With the MLB playoffs just hours away, many fans are inevitably experiencing their own version of postseason baseball butterflies.
But it isn’t just the fans that are trying to quell their nervousness; it’s also a handful of players who are playing for more than just a shot at the Fall Classic.
No pressure, really.
Lurking in the dugouts of the eight remaining teams are a collection of various players who are not only trying to help their respective teams advance in the playoffs but are also trying to prove their free-agency worth.
And what better stage than the postseason, right?
But we’re not just talking about your average, random player without a contract per say; we’re talking about some guys who already have some quality value as MLB players, whether it be as a pitcher or hitter.
Let’s take a look at who I want to highlight, and what exactly these guys are really playing for.
The old-timer still has a lot of life left in him, and at the start of the ALDS he is surely going to prove it.
Vlad is playing for a contract—whether it be in Texas or somewhere else—but keeping a power DH bat like Vlad in your lineup would be paramount to Texas’ preservation as a yearly contender for the postseason.
The Rangers will have to deal with a very good Tampa Bay Rays team, and if Vlad can continue his remarkable season as a DH guy against a vaunted Rays pitching staff, it should be enough to convince the Rangers' front office to ink him a new contract.
Speaking of the Rays, how ironic that Soriano will also be applying for a contract this postseason….interesting, isn’t it?
The Tampa Bay Rays will have a slew of issues in the bullpen after this year, making this particular run towards the World Series extra special and important.
Fellow pen-mates Grant Balfour, Dan Wheeler, Chad Qualls, and Joaquin Benoit could all potentially wind up somewhere else next year, so basically the entire Rays bullpen will be on display.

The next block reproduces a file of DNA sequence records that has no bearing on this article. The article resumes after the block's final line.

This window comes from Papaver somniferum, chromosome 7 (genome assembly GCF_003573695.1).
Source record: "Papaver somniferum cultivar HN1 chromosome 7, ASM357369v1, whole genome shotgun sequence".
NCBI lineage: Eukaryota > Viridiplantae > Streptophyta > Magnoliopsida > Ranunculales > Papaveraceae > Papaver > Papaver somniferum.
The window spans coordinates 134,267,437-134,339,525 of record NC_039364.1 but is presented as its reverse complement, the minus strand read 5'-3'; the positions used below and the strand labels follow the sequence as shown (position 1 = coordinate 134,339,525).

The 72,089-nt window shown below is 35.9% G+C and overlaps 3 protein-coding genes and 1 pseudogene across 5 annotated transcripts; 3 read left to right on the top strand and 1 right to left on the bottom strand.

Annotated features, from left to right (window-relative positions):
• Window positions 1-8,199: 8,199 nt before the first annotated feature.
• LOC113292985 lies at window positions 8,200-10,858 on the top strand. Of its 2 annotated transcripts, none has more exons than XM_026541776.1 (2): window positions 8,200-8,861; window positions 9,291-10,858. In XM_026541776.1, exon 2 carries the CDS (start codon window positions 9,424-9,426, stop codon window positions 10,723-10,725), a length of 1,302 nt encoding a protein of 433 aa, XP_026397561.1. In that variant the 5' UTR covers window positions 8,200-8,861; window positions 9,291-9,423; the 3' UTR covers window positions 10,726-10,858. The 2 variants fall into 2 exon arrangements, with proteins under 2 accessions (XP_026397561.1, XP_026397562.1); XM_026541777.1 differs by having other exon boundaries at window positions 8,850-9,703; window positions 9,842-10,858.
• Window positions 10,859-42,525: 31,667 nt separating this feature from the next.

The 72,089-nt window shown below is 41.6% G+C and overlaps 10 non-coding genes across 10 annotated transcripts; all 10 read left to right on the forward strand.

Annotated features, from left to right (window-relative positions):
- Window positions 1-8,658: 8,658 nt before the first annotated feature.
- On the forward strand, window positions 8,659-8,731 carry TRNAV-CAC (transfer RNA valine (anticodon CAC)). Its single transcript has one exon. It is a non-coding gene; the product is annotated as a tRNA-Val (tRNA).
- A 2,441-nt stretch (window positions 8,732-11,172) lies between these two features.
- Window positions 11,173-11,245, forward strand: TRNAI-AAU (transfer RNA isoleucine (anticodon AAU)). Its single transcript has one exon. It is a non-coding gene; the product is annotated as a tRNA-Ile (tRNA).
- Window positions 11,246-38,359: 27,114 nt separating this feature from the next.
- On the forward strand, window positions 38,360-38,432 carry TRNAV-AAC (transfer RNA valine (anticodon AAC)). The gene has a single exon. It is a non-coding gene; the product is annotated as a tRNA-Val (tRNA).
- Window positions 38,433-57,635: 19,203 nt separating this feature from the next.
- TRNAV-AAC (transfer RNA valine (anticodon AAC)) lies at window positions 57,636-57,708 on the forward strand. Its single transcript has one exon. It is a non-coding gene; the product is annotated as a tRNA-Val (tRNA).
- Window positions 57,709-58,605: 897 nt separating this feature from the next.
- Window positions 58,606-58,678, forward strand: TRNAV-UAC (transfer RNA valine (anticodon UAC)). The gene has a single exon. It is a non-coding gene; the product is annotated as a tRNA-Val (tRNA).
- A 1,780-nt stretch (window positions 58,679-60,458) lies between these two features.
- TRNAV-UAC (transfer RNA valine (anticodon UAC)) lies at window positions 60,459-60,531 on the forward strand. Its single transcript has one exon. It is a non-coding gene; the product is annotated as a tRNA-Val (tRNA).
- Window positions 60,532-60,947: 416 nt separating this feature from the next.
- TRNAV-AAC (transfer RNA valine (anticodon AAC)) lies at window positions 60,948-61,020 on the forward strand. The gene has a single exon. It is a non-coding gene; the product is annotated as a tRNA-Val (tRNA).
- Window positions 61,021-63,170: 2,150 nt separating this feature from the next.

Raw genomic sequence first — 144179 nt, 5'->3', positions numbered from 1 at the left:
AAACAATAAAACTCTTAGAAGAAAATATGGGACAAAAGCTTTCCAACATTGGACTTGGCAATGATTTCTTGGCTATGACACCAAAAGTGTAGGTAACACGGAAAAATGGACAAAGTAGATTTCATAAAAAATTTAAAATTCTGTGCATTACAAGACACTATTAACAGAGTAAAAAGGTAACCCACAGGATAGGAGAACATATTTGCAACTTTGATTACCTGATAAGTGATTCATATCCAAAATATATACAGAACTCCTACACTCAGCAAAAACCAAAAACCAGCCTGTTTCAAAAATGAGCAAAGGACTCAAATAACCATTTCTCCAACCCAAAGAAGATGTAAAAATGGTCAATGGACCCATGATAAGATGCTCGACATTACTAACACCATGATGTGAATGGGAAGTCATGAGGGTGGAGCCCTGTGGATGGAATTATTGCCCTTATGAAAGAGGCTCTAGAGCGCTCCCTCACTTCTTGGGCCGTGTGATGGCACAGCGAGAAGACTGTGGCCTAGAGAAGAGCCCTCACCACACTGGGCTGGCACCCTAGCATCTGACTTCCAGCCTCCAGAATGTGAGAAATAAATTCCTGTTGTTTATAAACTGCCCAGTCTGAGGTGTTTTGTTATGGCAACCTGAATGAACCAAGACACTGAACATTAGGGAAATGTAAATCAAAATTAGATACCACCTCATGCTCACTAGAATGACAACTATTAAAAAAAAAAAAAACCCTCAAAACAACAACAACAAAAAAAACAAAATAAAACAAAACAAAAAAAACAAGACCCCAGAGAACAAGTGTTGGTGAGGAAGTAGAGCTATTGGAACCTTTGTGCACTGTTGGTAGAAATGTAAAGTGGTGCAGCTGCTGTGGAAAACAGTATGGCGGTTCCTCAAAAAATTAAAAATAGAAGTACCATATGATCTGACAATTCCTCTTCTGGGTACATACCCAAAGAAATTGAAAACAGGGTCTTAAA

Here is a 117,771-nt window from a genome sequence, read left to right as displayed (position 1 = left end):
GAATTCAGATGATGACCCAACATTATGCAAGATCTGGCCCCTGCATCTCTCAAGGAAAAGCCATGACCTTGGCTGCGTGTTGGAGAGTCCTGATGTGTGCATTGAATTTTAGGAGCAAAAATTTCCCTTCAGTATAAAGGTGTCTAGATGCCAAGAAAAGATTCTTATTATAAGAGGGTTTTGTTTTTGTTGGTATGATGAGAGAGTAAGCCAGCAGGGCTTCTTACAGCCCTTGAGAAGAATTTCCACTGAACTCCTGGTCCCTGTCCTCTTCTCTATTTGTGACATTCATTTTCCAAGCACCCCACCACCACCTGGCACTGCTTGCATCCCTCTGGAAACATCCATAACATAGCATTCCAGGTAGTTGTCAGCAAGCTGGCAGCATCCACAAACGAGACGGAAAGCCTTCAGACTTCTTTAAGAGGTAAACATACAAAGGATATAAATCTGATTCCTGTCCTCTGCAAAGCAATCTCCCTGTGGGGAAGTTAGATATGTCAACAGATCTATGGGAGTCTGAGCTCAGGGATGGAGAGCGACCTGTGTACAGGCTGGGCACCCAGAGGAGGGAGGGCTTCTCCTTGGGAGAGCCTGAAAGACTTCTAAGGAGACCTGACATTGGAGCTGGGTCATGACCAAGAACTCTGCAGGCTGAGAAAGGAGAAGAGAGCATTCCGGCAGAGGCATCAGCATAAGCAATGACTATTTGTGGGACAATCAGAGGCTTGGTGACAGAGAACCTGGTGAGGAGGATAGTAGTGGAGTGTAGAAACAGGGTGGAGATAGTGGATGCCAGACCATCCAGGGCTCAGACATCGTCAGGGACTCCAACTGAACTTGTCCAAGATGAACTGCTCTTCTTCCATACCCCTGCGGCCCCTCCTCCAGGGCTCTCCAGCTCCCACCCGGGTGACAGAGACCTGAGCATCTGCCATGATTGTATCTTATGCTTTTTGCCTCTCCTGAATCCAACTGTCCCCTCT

But Soriano will be the prettiest dog in the window, hands down.
Soriano hired agent Scott Boras and helped his case by grabbing 44 out of 47 saves while pitching with a 1.76 ERA and a 0.78 WHIP.
Soriano will inevitably be asking for the farm next year, but even if he does play extremely well, it will be hard to tell just how many people will be willing to pay a hefty price for a 30-year-old closer.
Another member of the potential Tampa Bay clearinghouse extravaganza is Carlos Pena, who really may need to step things up if he is to score a starting gig elsewhere.
Pena has been dealing with some injuries this year, and his unusually low .196 BA isn’t very attractive for potential suitors.
What is attractive, however, are his 28 home runs and 84 RBI, which make him an interesting player to look at.
Even with a sub-par performance in the postseason, teams could view Pena as a low-end buy.
But if Pena wants to really cash in, he’ll have to step things up seriously to prove his worth as a FA.
Werth really is worth every penny he commands this year, and the chances of him returning to Philadelphia are slim at best—much to the chagrin of many Phillies fans.
Through the last three years, Werth has averaged 29 home runs, 84 ribbies with a .309 average and is still one of the premier outfielders in the National League.
But that’s not all.
Werth has exceptional speed and is a solid baserunner, making him a triple threat every time he is at the plate.
Werth is also a left-handed pitcher-killer and has one of the best ranges as an outfielder in the majors, so his pricetag is sure to be hefty.
But his play in the postseason will dictate where he will play—even if there is a slight chance he could stay in Philly.
I’ve talked extensively this year about the conundrum of Lee still not having a long term gig with anyone, even after being traded to Texas.
But it would make sense for Texas to keep Lee, especially if he does for the Rangers what he did for the Phillies.
Furthermore, fellow flame-thrower Rich Harden has basically been a bust, so there is plenty of room to think that they could ink Lee for two years, drop Harden, and perhaps make a move on FA Jorge De La Rosa.
OK, I admit that the Rockies will make De La Rosa a priority this offseason; but hey, anything can happen.